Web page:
Going gluten-free can be difficult in many ways -figuring out what you can eat and what you must avoid, learning what to pick from a menu and how to quiz wait staff, and learning how to cook, or how to cook differently from the way you are used to.
Managing a gluten free diet is even more awkward with the pressures of social conformity, or not wanting to be too much bother.
This is becoming easier as the gluten free diet becomes more common, even cool. Still, if you are serious about your gluten free diet – and you must be if you have a gluten allergy or celiac disease – then you have to be careful even when it is extremely awkward.
I remember years ago going to dinner with my then girl friend to her friend’s place. They had made some sort of roast – but covered in pastry would you believe! Well, I didn’t feel I could say anything so I ate it. The gluten allergy symptoms I suffered taught me yet again that no matter how socially awkward, I have to insist on being gluten-free.
And that is the first thing you have to realize – that staying gluten free is imperative, and your friends will just have to understand that. If they can’t, then they can’t be your friends (you will attract new and better friends to replace any who drop off because they can’t handle your gluten free diet).
With absolute determination in mind, work out situations in advance as much as possible. When invited for dinner, provide lots of warning that you must have a special diet. Ask what they plan to serve, and make suggestions to help the host adjust. I’m fine with skipping desert, if that makes it easier for my host. Keep the gravy on the side. I’ll bring my own wheat-free pasta if pasta is on the menu etc. With a little guidance from you, a host can often serve you a gluten free meal with minor adjustments to their normal way of cooking.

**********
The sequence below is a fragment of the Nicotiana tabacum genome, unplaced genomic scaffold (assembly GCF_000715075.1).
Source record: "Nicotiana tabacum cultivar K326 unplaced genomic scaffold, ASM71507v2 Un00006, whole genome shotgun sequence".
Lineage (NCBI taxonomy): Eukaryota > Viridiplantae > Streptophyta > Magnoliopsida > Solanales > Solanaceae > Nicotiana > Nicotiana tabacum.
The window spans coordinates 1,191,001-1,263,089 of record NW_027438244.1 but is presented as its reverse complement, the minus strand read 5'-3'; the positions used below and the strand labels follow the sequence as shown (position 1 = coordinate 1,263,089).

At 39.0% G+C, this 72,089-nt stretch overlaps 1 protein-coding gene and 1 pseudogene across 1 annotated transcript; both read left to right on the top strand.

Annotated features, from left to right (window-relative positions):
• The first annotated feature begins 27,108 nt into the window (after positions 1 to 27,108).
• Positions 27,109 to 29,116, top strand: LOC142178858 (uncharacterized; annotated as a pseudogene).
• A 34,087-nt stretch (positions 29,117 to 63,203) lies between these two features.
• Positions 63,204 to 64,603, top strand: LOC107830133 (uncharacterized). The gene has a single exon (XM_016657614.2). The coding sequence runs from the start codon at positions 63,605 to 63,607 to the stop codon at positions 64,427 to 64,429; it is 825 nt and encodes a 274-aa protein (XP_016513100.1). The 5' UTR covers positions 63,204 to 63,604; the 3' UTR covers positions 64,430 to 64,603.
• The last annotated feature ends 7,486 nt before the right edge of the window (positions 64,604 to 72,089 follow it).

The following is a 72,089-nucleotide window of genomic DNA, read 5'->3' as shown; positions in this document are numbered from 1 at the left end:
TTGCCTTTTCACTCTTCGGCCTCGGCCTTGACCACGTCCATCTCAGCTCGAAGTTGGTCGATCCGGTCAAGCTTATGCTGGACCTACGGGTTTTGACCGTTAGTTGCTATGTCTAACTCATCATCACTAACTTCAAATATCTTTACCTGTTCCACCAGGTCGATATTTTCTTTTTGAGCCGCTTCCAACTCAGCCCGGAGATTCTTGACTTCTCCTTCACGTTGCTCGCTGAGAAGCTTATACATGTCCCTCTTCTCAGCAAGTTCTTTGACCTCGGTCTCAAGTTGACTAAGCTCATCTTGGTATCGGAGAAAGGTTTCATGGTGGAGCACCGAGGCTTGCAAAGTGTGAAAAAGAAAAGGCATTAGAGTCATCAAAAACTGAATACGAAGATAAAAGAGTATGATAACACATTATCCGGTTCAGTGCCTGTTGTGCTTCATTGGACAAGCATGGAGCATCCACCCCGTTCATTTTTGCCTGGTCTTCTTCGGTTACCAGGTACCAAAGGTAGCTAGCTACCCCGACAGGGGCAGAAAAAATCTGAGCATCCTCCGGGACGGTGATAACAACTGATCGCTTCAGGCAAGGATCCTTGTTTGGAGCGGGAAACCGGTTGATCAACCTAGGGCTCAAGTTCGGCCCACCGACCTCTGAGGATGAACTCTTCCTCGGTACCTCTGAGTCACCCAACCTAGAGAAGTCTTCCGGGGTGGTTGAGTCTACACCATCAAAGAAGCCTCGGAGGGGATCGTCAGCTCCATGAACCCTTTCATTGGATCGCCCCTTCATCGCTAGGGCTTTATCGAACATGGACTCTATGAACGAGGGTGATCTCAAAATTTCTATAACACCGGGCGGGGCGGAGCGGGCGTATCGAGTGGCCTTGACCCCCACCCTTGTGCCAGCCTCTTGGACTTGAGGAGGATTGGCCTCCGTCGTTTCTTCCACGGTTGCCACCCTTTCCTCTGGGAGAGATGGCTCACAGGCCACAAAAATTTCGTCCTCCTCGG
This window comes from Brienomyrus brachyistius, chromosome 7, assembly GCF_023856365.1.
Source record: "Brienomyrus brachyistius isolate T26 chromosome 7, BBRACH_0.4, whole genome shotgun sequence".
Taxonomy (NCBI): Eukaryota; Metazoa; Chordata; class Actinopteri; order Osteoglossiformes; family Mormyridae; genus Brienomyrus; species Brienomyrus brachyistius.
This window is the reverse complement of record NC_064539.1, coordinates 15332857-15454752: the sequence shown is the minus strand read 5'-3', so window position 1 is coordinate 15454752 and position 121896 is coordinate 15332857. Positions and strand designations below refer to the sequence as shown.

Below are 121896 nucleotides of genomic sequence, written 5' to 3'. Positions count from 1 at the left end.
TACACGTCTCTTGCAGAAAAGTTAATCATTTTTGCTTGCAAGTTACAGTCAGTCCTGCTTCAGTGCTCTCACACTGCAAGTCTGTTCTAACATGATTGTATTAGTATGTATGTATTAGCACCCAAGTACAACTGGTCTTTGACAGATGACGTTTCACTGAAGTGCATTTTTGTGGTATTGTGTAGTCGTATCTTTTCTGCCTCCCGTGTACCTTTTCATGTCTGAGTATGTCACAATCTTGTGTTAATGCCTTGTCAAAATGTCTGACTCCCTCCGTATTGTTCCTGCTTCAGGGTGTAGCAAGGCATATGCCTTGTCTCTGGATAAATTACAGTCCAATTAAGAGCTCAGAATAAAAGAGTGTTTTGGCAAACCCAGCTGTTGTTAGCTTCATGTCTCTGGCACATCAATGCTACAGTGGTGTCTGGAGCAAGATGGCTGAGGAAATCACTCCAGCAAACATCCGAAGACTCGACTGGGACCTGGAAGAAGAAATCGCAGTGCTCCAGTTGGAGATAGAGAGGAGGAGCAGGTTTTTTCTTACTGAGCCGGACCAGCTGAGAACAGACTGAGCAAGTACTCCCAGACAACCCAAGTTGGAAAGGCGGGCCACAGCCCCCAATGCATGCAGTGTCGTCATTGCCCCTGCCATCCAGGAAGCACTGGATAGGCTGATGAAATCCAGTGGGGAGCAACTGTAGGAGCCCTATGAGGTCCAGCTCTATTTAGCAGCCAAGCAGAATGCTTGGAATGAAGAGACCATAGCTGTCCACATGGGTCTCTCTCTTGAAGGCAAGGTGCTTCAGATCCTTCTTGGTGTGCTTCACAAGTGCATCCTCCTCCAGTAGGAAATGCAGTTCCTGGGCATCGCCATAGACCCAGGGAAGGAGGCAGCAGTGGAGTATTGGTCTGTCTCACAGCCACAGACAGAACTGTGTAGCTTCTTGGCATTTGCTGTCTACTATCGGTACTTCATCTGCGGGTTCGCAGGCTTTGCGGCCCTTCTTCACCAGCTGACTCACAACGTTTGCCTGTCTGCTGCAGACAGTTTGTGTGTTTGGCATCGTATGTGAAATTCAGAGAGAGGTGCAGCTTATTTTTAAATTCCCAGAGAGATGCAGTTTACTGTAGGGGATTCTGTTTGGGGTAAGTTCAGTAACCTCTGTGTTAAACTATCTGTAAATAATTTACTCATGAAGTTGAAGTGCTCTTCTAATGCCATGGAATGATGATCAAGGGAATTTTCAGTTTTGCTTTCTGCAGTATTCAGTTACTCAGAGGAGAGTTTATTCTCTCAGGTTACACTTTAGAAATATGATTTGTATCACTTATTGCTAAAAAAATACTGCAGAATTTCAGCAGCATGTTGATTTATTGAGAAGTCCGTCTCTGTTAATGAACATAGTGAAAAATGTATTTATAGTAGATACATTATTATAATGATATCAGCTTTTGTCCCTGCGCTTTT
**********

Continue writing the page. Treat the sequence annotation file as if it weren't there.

When invited for a meal, I often tell people I don’t know very well “thanks very much but I have some food allergies. I don’t know if you will find it easy to feed me.” Every time this happens, people want to work with me to make food I can eat and are happy to do so, and I don’t feel I’ve put them on the spot since I’ve given them the option to back out.
At restaurants, I always ask the server to take my order last. That way I don’t feel I’m holding anyone else up at the table. It also shoes the seriousness of the situation to the waiter and since it is the last thing they heard – special allergy diet – they are more likely to tell the cook. It also takes the focus off of me – I don’t want to feel like I have to be treated specially – I just want to be fed safely.
How do you deal with socializing on a gluten free diet? Leave a comment and share your tips or ask questions.